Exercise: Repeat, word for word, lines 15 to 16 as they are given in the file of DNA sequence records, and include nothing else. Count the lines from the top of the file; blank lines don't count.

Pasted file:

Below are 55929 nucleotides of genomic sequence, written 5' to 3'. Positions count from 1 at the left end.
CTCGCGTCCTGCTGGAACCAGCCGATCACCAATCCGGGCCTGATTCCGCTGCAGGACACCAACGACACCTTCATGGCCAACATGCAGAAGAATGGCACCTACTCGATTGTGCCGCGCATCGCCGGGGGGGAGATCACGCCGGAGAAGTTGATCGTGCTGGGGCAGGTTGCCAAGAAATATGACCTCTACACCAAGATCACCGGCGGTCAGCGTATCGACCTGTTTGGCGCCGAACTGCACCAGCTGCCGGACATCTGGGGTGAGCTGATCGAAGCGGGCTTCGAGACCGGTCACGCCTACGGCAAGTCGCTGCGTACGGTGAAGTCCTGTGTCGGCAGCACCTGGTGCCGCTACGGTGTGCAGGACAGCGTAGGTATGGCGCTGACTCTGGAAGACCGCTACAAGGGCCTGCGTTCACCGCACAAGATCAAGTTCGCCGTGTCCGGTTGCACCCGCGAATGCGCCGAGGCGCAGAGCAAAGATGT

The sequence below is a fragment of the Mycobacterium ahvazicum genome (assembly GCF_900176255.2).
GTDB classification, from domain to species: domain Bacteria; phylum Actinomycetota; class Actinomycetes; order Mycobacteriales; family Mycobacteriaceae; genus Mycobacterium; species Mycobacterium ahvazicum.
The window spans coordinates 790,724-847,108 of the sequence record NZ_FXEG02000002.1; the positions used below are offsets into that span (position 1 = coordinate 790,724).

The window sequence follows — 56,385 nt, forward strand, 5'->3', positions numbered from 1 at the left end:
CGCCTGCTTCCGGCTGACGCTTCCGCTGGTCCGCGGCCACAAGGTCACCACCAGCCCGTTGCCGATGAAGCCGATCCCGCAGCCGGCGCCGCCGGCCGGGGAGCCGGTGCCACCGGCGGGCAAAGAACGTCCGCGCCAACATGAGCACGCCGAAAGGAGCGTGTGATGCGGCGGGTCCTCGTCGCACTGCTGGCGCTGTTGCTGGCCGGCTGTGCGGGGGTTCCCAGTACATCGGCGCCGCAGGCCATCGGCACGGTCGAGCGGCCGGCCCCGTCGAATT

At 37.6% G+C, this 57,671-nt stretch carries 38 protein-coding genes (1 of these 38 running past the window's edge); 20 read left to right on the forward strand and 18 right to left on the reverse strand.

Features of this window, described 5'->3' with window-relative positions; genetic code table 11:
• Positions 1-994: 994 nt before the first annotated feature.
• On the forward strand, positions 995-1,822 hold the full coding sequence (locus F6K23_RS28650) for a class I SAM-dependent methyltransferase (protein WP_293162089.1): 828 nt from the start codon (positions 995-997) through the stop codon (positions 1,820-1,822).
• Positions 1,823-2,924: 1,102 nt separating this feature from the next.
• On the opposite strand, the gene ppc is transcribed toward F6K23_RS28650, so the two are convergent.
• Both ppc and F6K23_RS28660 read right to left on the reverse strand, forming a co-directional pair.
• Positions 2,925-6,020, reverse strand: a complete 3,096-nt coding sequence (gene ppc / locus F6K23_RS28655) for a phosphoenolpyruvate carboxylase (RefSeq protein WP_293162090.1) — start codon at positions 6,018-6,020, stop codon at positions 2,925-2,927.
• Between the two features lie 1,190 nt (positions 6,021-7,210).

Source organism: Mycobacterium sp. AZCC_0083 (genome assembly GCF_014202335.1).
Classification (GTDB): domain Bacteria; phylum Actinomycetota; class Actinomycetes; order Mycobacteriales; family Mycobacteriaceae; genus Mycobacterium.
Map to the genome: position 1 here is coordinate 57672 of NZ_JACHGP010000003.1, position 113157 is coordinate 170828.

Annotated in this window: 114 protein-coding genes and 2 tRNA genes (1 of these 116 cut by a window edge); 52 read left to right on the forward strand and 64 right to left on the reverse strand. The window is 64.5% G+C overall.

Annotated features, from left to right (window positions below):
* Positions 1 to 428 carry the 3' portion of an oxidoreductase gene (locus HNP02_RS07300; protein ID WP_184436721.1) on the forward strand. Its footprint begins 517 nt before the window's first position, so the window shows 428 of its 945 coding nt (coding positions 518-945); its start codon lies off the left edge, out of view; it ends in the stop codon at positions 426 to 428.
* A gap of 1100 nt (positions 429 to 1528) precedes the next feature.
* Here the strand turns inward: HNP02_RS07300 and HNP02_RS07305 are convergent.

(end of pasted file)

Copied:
• Positions 2,925-6,020, reverse strand: a complete 3,096-nt coding sequence (gene ppc / locus F6K23_RS28655) for a phosphoenolpyruvate carboxylase (RefSeq protein WP_293162090.1) — start codon at positions 6,018-6,020, stop codon at positions 2,925-2,927.
• Between the two features lie 1,190 nt (positions 6,021-7,210).